Magnus Carlsen resigned after 1 move against Hans Niemann in Round 6 of the Julius Baer Generation Cup, ensuring the rest of the day’s chess was a mere footnote to that drama. Magnus beat Levon Aronian and survived a scare against Praggnanandhaa to join the young Indian in second place, while a 5-game winning streak took Arjun Erigaisi into the sole lead.
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There was one game everyone was anticipating on Day 2 of the Julius Baer Generation Cup.
Hans Niemann would have White against Magnus Carlsen in their first meeting since Hans beat Magnus in the Sinquefield Cup and the World Champion sensationally quit the tournament a day later.
It didn’t take Sherlock Holmes to determine that Magnus was pointing the finger at Hans, but in the absence of any interviews or statements in the intervening two weeks there was a chance to back down. Even if Magnus judged it prudent to make no statement he might have quietly played the game and allowed the drama to fizzle out. Instead he woke up and chose violence.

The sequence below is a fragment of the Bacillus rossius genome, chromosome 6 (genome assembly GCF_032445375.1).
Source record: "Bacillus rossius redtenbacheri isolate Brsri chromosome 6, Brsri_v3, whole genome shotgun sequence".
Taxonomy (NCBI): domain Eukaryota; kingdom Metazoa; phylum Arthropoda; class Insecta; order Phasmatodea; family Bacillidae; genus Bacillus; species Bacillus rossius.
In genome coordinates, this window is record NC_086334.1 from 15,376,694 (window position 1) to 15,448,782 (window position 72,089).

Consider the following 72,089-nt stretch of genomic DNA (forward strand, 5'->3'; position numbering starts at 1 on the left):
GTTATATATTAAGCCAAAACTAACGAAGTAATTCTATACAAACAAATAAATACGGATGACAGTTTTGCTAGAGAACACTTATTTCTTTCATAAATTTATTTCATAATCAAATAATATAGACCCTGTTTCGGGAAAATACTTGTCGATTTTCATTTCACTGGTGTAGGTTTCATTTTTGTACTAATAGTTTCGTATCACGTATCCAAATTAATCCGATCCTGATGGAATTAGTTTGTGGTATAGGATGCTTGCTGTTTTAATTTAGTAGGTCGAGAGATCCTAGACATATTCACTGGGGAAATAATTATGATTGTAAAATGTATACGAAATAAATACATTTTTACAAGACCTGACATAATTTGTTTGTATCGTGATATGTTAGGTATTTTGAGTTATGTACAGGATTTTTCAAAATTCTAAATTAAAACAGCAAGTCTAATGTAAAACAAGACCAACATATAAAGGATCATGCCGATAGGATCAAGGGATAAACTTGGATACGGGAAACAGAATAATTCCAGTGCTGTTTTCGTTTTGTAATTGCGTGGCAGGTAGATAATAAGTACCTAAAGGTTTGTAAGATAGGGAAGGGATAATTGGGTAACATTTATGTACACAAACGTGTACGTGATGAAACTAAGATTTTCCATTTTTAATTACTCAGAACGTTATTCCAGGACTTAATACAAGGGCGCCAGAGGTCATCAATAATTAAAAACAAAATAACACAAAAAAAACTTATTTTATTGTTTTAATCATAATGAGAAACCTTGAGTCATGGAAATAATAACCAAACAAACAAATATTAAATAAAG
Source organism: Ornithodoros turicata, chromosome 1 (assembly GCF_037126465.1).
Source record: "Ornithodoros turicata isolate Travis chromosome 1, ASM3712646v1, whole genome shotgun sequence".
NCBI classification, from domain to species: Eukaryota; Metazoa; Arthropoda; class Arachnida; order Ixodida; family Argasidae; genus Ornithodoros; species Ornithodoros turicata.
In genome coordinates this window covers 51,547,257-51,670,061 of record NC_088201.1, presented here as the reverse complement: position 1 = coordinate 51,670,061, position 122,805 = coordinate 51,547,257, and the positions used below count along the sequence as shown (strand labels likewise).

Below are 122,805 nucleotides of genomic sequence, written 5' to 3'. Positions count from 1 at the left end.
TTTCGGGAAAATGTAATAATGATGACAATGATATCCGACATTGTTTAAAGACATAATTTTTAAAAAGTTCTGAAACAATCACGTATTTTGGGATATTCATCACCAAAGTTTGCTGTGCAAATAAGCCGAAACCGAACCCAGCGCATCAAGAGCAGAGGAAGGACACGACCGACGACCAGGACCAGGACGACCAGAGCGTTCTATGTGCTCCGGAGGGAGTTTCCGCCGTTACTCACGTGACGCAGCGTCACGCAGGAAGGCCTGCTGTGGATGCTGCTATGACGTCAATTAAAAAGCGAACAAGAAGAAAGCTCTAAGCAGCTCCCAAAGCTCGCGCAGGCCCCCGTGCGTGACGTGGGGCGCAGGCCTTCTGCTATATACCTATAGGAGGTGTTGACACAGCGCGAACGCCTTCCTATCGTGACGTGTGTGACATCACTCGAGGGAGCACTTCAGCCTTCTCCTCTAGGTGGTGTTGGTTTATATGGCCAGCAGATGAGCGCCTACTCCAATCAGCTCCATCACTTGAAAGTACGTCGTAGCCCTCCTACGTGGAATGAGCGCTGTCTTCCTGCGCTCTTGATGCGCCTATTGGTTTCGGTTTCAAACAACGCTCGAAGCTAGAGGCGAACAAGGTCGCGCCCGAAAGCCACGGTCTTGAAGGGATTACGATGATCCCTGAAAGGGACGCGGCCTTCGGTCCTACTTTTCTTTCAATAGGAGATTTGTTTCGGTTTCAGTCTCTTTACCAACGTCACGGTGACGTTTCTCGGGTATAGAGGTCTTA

Magnus had to make at least one move in the Playzone before he could resign, but he did no more than that, making it abundantly clear that he’s simply unwilling to play against Hans Niemann.
There's more on Magnus' decision here:
Magnus himself maintained his silence.
The dramatic decision was a world away from another deliberate loss that won Magnus Carlsen a Fair Play award back in 2020.
Even then there was some criticism that you shouldn’t lose a game deliberately in sport in any circumstances, but it was tempered by the game occurring in a match situation, where Magnus was essentially only hurting his own chances.
This time round the 3 points gifted to Hans might easily affect which 8 players qualify for the knockout stages of the tournament.